What was it like doing the Guitar Legends festival in Seville in 1991 with all those legendary names like Bob Dylan, Keith Richards, Joe Satriani and Steve Cropper? —Art Ruggiero
That was one of the most amazing things in my life, although I was also worried, to a certain extent. I was the music director and I had to organize the whole night. The guy who was producing it said, “Would you be the musical director for it? We’ve got a budget of seven million dollars. It’s going to go out live in America and in the U.K. on BBC. Five nights.” There was a different concept for each night—a jazz night, a blues night, a country night, whatever. And one night had no concept, and I said, “Yeah, that’s going to be my night.” And he said, “Okay, your night is going to be Bob Dylan, Keith Richards, Joe Cocker…” I said, “Joe Cocker’s not a guitarist.” “Well, he plays air guitar. We need the big names for the TV people. But you’re going to have to rehearse Bob Dylan for a week, underneath the stage…with this amazing band.”
The manager came in and said, “This is Bob. Bob, this is Phil.” And then we began negotiating with him what tracks we were going to play, which, of course, we didn’t end up playing. But I just kept thinking, Wow, this is Bob Dylan. I’ll just do whatever he wants, ’cause he’s a genius.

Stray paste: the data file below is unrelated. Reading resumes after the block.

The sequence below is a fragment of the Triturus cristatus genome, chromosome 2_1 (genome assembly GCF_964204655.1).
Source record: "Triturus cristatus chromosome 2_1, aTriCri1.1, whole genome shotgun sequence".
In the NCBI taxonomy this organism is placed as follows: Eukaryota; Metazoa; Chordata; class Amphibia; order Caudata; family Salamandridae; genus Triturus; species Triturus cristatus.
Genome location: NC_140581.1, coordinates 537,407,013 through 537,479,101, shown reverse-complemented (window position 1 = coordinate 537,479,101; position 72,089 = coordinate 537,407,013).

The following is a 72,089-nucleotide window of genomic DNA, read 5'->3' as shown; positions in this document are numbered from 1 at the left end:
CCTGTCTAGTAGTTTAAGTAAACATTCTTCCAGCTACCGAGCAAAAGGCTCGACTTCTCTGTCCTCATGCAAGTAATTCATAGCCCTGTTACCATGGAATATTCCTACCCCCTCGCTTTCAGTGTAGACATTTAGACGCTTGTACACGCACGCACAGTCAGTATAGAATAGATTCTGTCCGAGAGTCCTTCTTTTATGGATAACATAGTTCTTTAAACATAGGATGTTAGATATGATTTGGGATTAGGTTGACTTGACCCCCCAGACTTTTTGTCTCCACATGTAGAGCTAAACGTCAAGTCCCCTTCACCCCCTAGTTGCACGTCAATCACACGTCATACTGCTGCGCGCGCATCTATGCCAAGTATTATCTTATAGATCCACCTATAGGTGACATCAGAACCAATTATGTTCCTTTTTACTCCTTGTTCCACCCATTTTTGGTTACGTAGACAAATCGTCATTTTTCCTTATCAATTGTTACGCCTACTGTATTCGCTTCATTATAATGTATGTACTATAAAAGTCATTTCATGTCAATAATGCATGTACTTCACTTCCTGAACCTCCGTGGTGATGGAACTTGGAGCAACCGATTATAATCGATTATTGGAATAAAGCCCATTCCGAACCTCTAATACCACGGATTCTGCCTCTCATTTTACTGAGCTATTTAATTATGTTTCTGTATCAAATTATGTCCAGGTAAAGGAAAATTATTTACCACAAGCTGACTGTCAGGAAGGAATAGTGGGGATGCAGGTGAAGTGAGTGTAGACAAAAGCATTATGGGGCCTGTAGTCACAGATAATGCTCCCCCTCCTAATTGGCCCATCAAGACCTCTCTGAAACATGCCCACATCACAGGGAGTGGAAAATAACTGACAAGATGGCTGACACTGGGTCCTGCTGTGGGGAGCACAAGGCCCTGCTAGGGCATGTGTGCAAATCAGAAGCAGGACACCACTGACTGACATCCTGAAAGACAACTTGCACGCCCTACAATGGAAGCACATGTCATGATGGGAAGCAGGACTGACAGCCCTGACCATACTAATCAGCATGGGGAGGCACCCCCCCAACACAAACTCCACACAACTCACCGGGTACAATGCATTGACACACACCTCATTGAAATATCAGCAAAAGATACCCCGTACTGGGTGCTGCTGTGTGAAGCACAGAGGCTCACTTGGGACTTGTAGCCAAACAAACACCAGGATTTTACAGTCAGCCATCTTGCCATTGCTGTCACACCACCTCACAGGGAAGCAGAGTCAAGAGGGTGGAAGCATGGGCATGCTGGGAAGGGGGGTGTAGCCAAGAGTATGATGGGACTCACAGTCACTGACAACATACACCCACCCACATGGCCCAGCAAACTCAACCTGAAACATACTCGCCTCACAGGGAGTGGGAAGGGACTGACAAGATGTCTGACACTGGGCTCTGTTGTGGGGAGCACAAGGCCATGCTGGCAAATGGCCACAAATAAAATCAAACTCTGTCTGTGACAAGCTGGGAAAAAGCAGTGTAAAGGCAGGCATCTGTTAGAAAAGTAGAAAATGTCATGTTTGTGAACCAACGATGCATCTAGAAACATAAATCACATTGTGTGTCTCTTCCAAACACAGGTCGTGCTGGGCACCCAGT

If you look at the footage on YouTube, you can see we’re all looking around. The manager said, “He might come on. He might not. And if he doesn’t, who’s gonna sing the songs?” And Jack Bruce, who was in the band, says, “Don’t look at me.” The manager says, “Well, if you do see him coming on, make sure you introduce him.” So I looked ’round to see his spotted shirt coming out of the blackness. “Senors y senores, Bob Dylan!” And we proceeded to not play any of the stuff we’d rehearsed. You can see us all looking at each other saying, “Is that a C chord?” “What key are we in?”
How did your background in Latin American music influence your work with Roxy music and as a solo artist? —Virginia Ramos
I have a Columbian mother. I grew up in Cuba, Venezuela and Columbia. My mother started teaching me guitar when I was seven, in Havana, before the revolution. What I got from her was the groove—the rhythms she loved, which was cumbia and stuff like that. That influenced me to always try, through the use of echo, to play double-time in Roxy Music. I would say, “Come on guys, let’s groove it up a bit.” It was not easy, because there wasn’t a lot of space.
But over my whole period of playing with Roxy, there were various times where I managed to get it in, just by using eighth and or sixteenth notes with an echo repeat. But apart from that, nothing really. Throughout the entire Seventies, nobody was interested in my background from South America. But in my solo work, I started referencing some of those things.